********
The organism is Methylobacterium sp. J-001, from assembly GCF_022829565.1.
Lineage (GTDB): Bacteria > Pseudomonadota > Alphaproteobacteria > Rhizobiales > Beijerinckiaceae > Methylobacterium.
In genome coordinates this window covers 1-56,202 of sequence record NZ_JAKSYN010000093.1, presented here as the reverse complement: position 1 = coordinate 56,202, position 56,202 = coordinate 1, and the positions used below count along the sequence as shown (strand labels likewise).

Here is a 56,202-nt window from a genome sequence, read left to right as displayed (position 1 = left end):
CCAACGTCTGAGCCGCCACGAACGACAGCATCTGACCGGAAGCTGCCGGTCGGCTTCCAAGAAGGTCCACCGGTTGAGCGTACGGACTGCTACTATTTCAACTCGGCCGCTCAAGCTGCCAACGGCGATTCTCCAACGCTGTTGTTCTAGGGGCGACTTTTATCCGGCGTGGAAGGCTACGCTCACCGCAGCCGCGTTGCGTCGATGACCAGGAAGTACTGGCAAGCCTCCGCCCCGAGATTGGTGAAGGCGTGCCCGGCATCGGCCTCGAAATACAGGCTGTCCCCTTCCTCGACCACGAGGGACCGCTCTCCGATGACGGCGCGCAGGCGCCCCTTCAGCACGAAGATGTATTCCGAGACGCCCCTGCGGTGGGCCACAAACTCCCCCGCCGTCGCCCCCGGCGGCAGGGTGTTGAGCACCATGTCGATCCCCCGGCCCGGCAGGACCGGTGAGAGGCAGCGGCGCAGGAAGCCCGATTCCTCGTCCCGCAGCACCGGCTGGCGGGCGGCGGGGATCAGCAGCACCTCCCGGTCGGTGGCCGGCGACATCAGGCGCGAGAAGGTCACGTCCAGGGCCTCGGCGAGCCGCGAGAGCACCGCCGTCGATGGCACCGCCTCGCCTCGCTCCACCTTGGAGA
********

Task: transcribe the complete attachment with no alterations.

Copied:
The organism is Methylobacterium sp. J-001, from assembly GCF_022829565.1.
Lineage (GTDB): Bacteria > Pseudomonadota > Alphaproteobacteria > Rhizobiales > Beijerinckiaceae > Methylobacterium.
In genome coordinates this window covers 1-56,202 of sequence record NZ_JAKSYN010000093.1, presented here as the reverse complement: position 1 = coordinate 56,202, position 56,202 = coordinate 1, and the positions used below count along the sequence as shown (strand labels likewise).

Here is a 56,202-nt window from a genome sequence, read left to right as displayed (position 1 = left end):
CCAACGTCTGAGCCGCCACGAACGACAGCATCTGACCGGAAGCTGCCGGTCGGCTTCCAAGAAGGTCCACCGGTTGAGCGTACGGACTGCTACTATTTCAACTCGGCCGCTCAAGCTGCCAACGGCGATTCTCCAACGCTGTTGTTCTAGGGGCGACTTTTATCCGGCGTGGAAGGCTACGCTCACCGCAGCCGCGTTGCGTCGATGACCAGGAAGTACTGGCAAGCCTCCGCCCCGAGATTGGTGAAGGCGTGCCCGGCATCGGCCTCGAAATACAGGCTGTCCCCTTCCTCGACCACGAGGGACCGCTCTCCGATGACGGCGCGCAGGCGCCCCTTCAGCACGAAGATGTATTCCGAGACGCCCCTGCGGTGGGCCACAAACTCCCCCGCCGTCGCCCCCGGCGGCAGGGTGTTGAGCACCATGTCGATCCCCCGGCCCGGCAGGACCGGTGAGAGGCAGCGGCGCAGGAAGCCCGATTCCTCGTCCCGCAGCACCGGCTGGCGGGCGGCGGGGATCAGCAGCACCTCCCGGTCGGTGGCCGGCGACATCAGGCGCGAGAAGGTCACGTCCAGGGCCTCGGCGAGCCGCGAGAGCACCGCCGTCGATGGCACCGCCTCGCCTCGCTCCACCTTGGAGA